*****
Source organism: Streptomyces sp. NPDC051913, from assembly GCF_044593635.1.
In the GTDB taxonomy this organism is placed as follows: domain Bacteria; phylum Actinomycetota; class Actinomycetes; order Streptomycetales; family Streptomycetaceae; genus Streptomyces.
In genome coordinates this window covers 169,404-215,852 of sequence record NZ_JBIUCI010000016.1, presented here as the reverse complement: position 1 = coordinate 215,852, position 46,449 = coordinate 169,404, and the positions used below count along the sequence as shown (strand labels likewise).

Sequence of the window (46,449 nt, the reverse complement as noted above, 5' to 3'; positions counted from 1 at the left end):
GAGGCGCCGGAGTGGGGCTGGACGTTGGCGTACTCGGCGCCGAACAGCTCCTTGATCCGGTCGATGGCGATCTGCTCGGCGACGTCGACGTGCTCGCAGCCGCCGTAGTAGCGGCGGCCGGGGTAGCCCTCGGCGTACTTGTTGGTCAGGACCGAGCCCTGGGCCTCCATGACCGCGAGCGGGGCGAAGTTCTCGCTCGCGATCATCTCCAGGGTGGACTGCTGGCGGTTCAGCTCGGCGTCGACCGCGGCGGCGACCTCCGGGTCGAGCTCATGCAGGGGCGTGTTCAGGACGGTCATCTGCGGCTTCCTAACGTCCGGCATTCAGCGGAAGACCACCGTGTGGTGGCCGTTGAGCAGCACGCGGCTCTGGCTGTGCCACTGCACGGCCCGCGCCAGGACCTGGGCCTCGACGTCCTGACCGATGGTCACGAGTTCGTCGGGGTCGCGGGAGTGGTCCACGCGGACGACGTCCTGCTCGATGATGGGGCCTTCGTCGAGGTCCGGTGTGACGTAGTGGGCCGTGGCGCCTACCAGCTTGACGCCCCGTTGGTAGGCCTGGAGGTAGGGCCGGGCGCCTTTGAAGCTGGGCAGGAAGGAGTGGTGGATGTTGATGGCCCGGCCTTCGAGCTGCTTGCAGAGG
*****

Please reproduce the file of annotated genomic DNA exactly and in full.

Source organism: Streptomyces sp. NPDC051913, from assembly GCF_044593635.1.
In the GTDB taxonomy this organism is placed as follows: domain Bacteria; phylum Actinomycetota; class Actinomycetes; order Streptomycetales; family Streptomycetaceae; genus Streptomyces.
In genome coordinates this window covers 169,404-215,852 of sequence record NZ_JBIUCI010000016.1, presented here as the reverse complement: position 1 = coordinate 215,852, position 46,449 = coordinate 169,404, and the positions used below count along the sequence as shown (strand labels likewise).

Sequence of the window (46,449 nt, the reverse complement as noted above, 5' to 3'; positions counted from 1 at the left end):
GAGGCGCCGGAGTGGGGCTGGACGTTGGCGTACTCGGCGCCGAACAGCTCCTTGATCCGGTCGATGGCGATCTGCTCGGCGACGTCGACGTGCTCGCAGCCGCCGTAGTAGCGGCGGCCGGGGTAGCCCTCGGCGTACTTGTTGGTCAGGACCGAGCCCTGGGCCTCCATGACCGCGAGCGGGGCGAAGTTCTCGCTCGCGATCATCTCCAGGGTGGACTGCTGGCGGTTCAGCTCGGCGTCGACCGCGGCGGCGACCTCCGGGTCGAGCTCATGCAGGGGCGTGTTCAGGACGGTCATCTGCGGCTTCCTAACGTCCGGCATTCAGCGGAAGACCACCGTGTGGTGGCCGTTGAGCAGCACGCGGCTCTGGCTGTGCCACTGCACGGCCCGCGCCAGGACCTGGGCCTCGACGTCCTGACCGATGGTCACGAGTTCGTCGGGGTCGCGGGAGTGGTCCACGCGGACGACGTCCTGCTCGATGATGGGGCCTTCGTCGAGGTCCGGTGTGACGTAGTGGGCCGTGGCGCCTACCAGCTTGACGCCCCGTTGGTAGGCCTGGAGGTAGGGCCGGGCGCCTTTGAAGCTGGGCAGGAAGGAGTGGTGGATGTTGATGGCCCGGCCTTCGAGCTGCTTGCAGAGG